At this point I am also suffering a little from lack of oxygen. I look my time and eventually got the think onto its side stand long enough to recover my helmet (which was acting as my hazard beacon up the curve of the road). I mounted it a coasted it down to a flat area. I locked her up, stuffed anything of value that is covered by the stainless steel net into my man purse, or murse — OK — my tank bag when hung on my should with my camera bag’s strap. I was quite close to an orange building containing beds. While it was locked, it is some sort of shelter — presumably for planned excursions up the volcano. OK. First milestone. The next milestone was a flatter area before the next section up to a white cross which was to be my summit. And the location in which Tyson took the photo which won him an award for the Horizons Unlimited calendar photo contest.
Boy-o-boy was I huffing and puffing. I didn’t begin the trip with particular cardio efficiency. Weeks and weeks on a bike don’t help this either. Surely my core, and to some degree legs, back and shoulder get mild resistance training but certainly no cardio. I would take something like 15 or 20 steps and would be huffing and puffing as if I had be at a moderate to hard run. A photo break. Some more steps. Another photo break. I finally made it to the flat-ish area. A heavy fog (clouds, I guess) came in and I was starting to get frustrated. I couldn’t even see where I was going. I once I did get there, what would I be looking at? Clouds? White? What was the point. I took a breather and came to my senses. I was, indeed, starting to get dizzy and light headed. But not to the point of worrying (too much) about collapsing up there in the volcano all by myself. I will probably never be here again. Who knows. I may never again have the opportunity to climb a volcano. Even if I huffed and puffed, and the fear of puking (up that recently consumed Snickers bar) didn’t put a halt to it. What if I did vomit? So what. That “summit” wasn’t and it became personal.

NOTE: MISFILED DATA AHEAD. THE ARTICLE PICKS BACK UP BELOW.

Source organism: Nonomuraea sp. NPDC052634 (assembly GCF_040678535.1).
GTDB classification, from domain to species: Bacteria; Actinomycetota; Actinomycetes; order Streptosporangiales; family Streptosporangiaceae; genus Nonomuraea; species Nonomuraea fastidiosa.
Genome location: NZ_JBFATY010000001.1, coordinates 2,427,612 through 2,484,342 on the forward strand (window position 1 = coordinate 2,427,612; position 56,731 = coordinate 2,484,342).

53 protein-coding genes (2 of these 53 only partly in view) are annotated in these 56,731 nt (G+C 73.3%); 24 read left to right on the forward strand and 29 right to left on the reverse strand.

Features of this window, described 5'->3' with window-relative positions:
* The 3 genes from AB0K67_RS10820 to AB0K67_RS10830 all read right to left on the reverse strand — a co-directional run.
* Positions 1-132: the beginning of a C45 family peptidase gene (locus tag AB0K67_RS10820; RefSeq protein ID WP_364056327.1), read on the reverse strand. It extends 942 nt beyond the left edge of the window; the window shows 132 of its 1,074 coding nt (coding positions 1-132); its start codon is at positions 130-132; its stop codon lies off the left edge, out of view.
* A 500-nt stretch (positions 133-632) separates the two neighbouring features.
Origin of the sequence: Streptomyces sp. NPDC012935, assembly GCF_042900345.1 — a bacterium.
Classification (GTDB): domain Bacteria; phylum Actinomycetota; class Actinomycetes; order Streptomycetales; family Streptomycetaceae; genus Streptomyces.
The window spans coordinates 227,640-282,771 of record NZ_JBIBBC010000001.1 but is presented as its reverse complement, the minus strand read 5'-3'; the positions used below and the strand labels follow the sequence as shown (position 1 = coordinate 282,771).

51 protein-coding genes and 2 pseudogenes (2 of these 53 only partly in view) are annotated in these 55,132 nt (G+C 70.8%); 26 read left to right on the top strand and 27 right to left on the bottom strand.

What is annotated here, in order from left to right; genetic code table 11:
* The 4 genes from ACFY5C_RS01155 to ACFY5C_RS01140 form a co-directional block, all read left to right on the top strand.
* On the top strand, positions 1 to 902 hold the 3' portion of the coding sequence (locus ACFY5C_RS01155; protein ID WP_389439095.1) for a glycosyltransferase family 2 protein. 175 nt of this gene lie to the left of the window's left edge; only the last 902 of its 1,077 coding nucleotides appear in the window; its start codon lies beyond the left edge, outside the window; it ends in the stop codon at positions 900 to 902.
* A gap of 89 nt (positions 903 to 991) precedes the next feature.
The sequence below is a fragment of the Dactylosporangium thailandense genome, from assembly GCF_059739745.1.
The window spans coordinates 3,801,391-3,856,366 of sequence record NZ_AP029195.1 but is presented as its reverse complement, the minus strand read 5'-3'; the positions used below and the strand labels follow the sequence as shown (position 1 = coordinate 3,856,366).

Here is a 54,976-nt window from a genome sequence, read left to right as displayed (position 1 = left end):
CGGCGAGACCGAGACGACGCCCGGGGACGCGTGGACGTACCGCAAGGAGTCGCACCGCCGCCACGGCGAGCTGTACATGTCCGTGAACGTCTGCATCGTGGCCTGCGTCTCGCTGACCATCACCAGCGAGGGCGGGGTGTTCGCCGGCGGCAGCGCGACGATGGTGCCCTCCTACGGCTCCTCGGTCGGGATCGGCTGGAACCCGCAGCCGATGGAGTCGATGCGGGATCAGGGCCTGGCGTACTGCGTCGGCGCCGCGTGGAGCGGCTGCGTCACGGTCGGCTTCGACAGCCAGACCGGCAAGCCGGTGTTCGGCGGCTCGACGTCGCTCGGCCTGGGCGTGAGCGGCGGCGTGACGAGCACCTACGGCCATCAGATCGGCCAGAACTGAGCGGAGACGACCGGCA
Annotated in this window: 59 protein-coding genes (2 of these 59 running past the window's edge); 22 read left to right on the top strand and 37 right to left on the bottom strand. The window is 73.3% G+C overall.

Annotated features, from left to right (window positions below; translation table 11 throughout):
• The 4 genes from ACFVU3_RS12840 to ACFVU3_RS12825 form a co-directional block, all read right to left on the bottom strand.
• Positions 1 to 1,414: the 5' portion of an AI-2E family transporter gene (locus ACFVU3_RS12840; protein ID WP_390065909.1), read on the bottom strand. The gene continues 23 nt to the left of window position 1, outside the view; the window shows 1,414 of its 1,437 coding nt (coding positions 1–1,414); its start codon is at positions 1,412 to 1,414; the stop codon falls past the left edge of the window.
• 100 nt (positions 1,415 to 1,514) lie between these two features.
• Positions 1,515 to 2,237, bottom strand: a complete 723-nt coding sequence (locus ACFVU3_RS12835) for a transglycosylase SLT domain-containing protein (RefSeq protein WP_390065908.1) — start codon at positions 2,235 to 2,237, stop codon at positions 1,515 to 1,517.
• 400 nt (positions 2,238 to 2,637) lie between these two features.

I persevered. I didn’t puke. I didn’t faint. Maybe partially physiological. And the clouds started to blow away revealing that I was almost there. I climbed up the rocky monument, past the shrine (of course there would be a religious shrine — this is Latin America), and up to the cross. I took quite a number of photos and attempted at capturing myself “on the ridge”. There were still too many clouds to even challenge Tyson’s photography, but hey, I made it.
Spending my time of there and having finished reflecting on whatever it was I was reflecting on, I began my descent. At this altitude, on emergency cell signals are available so a mobile post to Facebook had to wait until back at the cabin (oh, the humanity!). Luckily, gravity was on my side. I made it back to the bike without any issue and rather pleased with myself. De-mursing myself, I mounted the bike and rode it down the volcano, mostly with one hand as I decided to shoot the descent in video with my point and shoot camera. Actually, I have no idea whether it has audio, but it will be interesting to here my narration. I actually surprised myself how far I rode with (mostly) one hand while holding the point and shoot. Another wild dog crossed my path as well. I think it may have been a wolf, but then again it may have been a coyote — I’m pretty sure I caught a glimpse on video.
Arriving in Lloa, I quit filming and returned to the hostel in the darkness of night where I am now and starting to think about dinner 😉